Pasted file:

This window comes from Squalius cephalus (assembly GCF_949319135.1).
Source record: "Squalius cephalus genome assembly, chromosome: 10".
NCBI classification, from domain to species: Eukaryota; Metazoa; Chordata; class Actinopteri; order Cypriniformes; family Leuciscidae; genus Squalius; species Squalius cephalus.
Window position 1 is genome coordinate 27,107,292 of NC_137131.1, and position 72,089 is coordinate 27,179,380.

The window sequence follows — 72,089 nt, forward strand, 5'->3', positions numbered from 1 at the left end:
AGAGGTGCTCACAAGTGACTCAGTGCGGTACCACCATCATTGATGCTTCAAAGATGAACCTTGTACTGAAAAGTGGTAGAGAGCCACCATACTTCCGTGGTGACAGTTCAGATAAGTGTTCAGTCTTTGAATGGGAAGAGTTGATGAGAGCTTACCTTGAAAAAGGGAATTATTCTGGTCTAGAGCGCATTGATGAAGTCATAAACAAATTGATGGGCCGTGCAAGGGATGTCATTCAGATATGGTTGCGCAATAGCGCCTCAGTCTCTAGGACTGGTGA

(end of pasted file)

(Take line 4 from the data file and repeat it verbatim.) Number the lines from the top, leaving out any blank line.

Window position 1 is genome coordinate 27,107,292 of NC_137131.1, and position 72,089 is coordinate 27,179,380.